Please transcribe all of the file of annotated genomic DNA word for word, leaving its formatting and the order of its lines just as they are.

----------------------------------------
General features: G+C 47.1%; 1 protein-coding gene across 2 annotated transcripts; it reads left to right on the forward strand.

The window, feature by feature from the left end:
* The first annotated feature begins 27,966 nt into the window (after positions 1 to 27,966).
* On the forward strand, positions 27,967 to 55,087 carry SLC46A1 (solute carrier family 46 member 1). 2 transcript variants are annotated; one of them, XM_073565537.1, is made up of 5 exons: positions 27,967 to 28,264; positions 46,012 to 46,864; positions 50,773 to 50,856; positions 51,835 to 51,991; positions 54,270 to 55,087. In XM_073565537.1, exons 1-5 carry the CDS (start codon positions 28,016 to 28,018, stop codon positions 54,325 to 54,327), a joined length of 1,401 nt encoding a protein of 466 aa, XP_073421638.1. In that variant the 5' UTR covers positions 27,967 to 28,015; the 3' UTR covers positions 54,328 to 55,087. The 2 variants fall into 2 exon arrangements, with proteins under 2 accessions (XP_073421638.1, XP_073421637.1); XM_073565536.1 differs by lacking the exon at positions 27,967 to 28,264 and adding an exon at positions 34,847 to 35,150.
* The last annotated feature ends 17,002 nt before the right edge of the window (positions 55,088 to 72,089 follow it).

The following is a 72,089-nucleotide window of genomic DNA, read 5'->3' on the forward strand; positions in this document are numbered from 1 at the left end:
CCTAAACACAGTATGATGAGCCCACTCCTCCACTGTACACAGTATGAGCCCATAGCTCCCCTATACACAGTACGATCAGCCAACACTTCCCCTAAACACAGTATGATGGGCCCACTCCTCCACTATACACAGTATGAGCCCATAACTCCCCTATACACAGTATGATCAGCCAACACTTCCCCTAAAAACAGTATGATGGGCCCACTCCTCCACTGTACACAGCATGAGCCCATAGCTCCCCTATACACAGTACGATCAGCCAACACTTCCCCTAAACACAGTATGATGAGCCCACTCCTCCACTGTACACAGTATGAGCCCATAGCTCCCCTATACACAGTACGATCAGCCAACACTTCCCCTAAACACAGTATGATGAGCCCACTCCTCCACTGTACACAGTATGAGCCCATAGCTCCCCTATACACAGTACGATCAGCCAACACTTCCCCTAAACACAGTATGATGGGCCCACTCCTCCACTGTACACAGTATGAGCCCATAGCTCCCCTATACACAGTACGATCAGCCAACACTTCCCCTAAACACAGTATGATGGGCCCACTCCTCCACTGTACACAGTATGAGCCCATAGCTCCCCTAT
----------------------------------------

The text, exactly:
General features: G+C 47.1%; 1 protein-coding gene across 2 annotated transcripts; it reads left to right on the forward strand.

The window, feature by feature from the left end:
* The first annotated feature begins 27,966 nt into the window (after positions 1 to 27,966).
* On the forward strand, positions 27,967 to 55,087 carry SLC46A1 (solute carrier family 46 member 1). 2 transcript variants are annotated; one of them, XM_073565537.1, is made up of 5 exons: positions 27,967 to 28,264; positions 46,012 to 46,864; positions 50,773 to 50,856; positions 51,835 to 51,991; positions 54,270 to 55,087. In XM_073565537.1, exons 1-5 carry the CDS (start codon positions 28,016 to 28,018, stop codon positions 54,325 to 54,327), a joined length of 1,401 nt encoding a protein of 466 aa, XP_073421638.1. In that variant the 5' UTR covers positions 27,967 to 28,015; the 3' UTR covers positions 54,328 to 55,087. The 2 variants fall into 2 exon arrangements, with proteins under 2 accessions (XP_073421638.1, XP_073421637.1); XM_073565536.1 differs by lacking the exon at positions 27,967 to 28,264 and adding an exon at positions 34,847 to 35,150.
* The last annotated feature ends 17,002 nt before the right edge of the window (positions 55,088 to 72,089 follow it).

The following is a 72,089-nucleotide window of genomic DNA, read 5'->3' on the forward strand; positions in this document are numbered from 1 at the left end:
CCTAAACACAGTATGATGAGCCCACTCCTCCACTGTACACAGTATGAGCCCATAGCTCCCCTATACACAGTACGATCAGCCAACACTTCCCCTAAACACAGTATGATGGGCCCACTCCTCCACTATACACAGTATGAGCCCATAACTCCCCTATACACAGTATGATCAGCCAACACTTCCCCTAAAAACAGTATGATGGGCCCACTCCTCCACTGTACACAGCATGAGCCCATAGCTCCCCTATACACAGTACGATCAGCCAACACTTCCCCTAAACACAGTATGATGAGCCCACTCCTCCACTGTACACAGTATGAGCCCATAGCTCCCCTATACACAGTACGATCAGCCAACACTTCCCCTAAACACAGTATGATGAGCCCACTCCTCCACTGTACACAGTATGAGCCCATAGCTCCCCTATACACAGTACGATCAGCCAACACTTCCCCTAAACACAGTATGATGGGCCCACTCCTCCACTGTACACAGTATGAGCCCATAGCTCCCCTATACACAGTACGATCAGCCAACACTTCCCCTAAACACAGTATGATGGGCCCACTCCTCCACTGTACACAGTATGAGCCCATAGCTCCCCTAT